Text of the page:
Organisers of the OVO Energy Tour of Britain, the UK’s most prestigious cycle race, have launched a competition to look for the best and most eye-catching land art alongside the route of this year’s 1,140-kilometre event.

The tradition of creating land art masterpieces along the route has long been the practice at the OVO Energy Tour of Britain, as well as other cycle races around the world, but this will be the first time that The Tour has held a competition to find the best piece of land art.

Community groups, schools, businesses and land owners across Britain will be encouraged to take part in the competition during the OVO Energy Tour of Britain. The 2018 edition takes place from Sunday 2 to Sunday 9 September, and visits South Wales, the West Country, Warwickshire, Cumbria and Nottinghamshire before the final stage in Central London.

“We are delighted to be adding this land art competition to the ways that communities across the country can get involved in the race this September,” said OVO Energy Tour of Britain Race Director Mick Bennett.

 “Last year’s Nottinghamshire stage in particular saw several fantastic examples of land art created by community groups, and this has inspired us to encourage people across the route this year to show their support and get creative.  Over the coming weeks we will see countless examples of land art during the Tour de France, which will inspire people’s creativity.”

A panel comprising Mick Bennett, cycling experts and staff from race organisers SweetSpot will decide the top three pieces of art at the end of this year’s event.

The winner will receive a trophy and commemorative Tour of Britain prizes, presented in person by Mick Bennett, while the runner-up and third-place finisher will also take home trophies for their efforts.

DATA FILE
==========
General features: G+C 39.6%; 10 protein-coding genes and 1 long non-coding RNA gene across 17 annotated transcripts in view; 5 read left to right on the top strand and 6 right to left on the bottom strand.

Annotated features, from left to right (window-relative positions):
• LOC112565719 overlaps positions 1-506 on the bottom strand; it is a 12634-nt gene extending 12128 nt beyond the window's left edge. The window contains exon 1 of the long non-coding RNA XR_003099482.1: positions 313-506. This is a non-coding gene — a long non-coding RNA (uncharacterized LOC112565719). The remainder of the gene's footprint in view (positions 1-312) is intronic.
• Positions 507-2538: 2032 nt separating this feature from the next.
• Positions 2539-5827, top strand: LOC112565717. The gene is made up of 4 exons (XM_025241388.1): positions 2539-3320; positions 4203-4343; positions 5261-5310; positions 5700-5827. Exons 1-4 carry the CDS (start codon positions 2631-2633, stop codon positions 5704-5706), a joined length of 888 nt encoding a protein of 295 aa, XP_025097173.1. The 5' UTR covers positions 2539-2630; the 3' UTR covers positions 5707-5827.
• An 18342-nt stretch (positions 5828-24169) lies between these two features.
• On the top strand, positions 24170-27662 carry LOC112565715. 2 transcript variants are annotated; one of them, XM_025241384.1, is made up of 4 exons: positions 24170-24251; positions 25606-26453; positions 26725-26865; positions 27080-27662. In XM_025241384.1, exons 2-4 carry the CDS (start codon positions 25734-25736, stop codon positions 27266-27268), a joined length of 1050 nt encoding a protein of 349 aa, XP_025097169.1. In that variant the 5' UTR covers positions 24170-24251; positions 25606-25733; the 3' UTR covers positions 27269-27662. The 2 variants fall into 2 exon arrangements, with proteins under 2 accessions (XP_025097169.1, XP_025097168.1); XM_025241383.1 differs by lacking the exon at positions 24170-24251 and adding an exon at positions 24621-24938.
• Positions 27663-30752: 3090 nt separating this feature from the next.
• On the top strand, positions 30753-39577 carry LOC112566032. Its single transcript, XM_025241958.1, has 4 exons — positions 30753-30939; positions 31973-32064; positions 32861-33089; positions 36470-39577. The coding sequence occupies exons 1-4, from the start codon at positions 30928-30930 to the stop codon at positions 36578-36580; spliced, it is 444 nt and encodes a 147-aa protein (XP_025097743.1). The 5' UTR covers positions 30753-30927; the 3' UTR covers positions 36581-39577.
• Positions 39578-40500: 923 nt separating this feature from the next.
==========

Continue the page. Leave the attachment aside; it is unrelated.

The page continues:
Commenting on the announcement, Des Allen the Nottinghamshire farmer whose sheep-based land art went viral on social media during the 2017 OVO Energy Tour of Britain, added: “We were staggered by the response that our small efforts received last year.  We did it as a bit of fun and the response was fantastic.  I would urge people to have a go; from a little bit of effort it is sometimes amazing the response you receive.”

Councillor Kay Cutts, Leader of Nottinghamshire County Council said: “It’s great testament to the success of last year’s race that national organisers have chosen our county to launch this exciting competition. Nottinghamshire people came out in their thousands to line the route, which added a tremendous sparkle to the event.

“At 223 kilometres, we are hosting the longest stage this time – so our county has a fantastic opportunity to get involved and hopefully a winner will be found here in Nottinghamshire.

“Last year we had so many examples of magical land art moments provided by local schools, sailing clubs and, of course, the much-talked about sheep creation by Nottinghamshire farmer Des Allen.”

To find out more and how to register your planned land art with race organisers, visit our Land Art competition mini site, which also lists useful tips and advice to aid your creativity.